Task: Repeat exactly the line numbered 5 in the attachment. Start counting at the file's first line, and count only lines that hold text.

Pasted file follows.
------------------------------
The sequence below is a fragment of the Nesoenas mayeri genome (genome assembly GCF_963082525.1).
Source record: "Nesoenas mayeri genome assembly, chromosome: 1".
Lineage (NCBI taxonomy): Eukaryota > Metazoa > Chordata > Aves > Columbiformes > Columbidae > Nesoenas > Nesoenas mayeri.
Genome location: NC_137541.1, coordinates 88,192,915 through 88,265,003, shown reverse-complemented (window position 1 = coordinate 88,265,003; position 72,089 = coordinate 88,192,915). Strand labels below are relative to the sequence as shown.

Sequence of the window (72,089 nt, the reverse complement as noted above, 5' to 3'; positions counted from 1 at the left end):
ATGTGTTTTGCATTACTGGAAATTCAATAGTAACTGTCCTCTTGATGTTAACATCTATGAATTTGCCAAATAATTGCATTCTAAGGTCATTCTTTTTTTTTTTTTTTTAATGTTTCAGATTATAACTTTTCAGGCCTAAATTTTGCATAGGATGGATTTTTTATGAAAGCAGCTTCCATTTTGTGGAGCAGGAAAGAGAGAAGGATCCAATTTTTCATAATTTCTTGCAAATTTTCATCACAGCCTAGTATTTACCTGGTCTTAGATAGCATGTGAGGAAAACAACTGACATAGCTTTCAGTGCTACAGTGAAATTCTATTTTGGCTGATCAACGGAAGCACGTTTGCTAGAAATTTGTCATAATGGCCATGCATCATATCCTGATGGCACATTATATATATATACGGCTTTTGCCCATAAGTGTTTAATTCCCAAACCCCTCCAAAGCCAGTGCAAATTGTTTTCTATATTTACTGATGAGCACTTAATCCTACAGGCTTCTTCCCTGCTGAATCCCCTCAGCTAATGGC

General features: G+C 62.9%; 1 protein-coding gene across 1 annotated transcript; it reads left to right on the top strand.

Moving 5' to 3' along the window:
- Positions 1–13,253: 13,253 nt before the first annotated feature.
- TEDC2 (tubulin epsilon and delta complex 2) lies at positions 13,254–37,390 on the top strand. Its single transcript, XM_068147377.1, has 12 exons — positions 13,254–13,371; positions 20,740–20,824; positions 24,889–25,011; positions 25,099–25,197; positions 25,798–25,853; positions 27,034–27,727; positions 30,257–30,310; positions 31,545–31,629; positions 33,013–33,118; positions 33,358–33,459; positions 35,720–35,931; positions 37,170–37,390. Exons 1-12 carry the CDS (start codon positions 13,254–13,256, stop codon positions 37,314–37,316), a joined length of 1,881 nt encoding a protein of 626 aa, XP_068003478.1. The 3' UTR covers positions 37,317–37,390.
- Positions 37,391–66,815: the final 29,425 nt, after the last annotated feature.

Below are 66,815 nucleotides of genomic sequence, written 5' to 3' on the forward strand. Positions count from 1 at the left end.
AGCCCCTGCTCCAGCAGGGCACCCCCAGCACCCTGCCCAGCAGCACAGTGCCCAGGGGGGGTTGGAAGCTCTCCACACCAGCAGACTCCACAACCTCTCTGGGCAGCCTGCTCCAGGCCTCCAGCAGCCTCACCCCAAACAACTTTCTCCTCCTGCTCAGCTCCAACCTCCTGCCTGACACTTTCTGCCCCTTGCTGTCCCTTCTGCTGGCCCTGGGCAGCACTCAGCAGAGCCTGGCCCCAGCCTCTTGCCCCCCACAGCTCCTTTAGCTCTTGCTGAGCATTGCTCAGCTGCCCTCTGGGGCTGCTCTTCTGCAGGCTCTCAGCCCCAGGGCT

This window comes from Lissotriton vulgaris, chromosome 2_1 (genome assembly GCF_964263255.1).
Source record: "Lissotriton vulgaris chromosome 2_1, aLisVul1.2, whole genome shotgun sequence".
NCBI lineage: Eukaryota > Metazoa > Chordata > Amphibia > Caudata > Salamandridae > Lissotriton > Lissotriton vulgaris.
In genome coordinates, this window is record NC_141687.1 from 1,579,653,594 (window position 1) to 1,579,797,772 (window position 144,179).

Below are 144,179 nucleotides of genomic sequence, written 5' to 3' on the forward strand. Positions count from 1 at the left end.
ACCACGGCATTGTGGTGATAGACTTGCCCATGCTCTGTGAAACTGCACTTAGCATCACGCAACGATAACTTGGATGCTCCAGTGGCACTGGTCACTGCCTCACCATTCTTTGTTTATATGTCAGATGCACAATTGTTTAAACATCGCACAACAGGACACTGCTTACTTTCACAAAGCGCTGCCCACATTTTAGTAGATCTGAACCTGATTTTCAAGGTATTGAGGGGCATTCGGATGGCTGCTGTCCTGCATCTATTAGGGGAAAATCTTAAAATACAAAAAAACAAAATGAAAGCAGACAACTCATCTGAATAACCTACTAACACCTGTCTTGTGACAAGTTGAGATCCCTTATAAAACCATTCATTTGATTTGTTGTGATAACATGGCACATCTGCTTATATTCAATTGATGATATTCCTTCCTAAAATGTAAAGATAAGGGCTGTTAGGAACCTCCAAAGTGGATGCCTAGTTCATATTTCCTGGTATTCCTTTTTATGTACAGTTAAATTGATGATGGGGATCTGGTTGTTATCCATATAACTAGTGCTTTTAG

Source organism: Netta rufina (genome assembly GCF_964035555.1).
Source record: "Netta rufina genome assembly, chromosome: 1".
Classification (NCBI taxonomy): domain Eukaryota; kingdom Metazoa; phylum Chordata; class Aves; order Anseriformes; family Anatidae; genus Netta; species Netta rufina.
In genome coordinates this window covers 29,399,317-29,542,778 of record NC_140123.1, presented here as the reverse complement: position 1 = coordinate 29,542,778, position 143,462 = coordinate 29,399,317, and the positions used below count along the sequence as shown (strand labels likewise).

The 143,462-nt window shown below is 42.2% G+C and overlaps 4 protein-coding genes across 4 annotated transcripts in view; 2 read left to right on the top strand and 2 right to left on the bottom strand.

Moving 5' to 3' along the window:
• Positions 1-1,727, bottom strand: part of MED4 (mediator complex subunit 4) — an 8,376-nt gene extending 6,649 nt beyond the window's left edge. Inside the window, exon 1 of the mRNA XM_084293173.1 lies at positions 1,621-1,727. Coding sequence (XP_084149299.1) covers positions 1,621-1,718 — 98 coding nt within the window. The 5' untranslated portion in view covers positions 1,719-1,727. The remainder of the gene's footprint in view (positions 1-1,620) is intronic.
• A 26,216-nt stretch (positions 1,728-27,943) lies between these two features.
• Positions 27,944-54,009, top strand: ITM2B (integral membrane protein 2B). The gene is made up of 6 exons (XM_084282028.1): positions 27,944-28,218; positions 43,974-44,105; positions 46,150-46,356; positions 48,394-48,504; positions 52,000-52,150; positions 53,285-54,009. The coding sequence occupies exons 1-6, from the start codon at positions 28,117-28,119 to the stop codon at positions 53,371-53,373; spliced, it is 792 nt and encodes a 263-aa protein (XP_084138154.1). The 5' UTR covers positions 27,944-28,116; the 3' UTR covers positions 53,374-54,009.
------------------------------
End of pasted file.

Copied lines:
Sequence of the window (72,089 nt, the reverse complement as noted above, 5' to 3'; positions counted from 1 at the left end):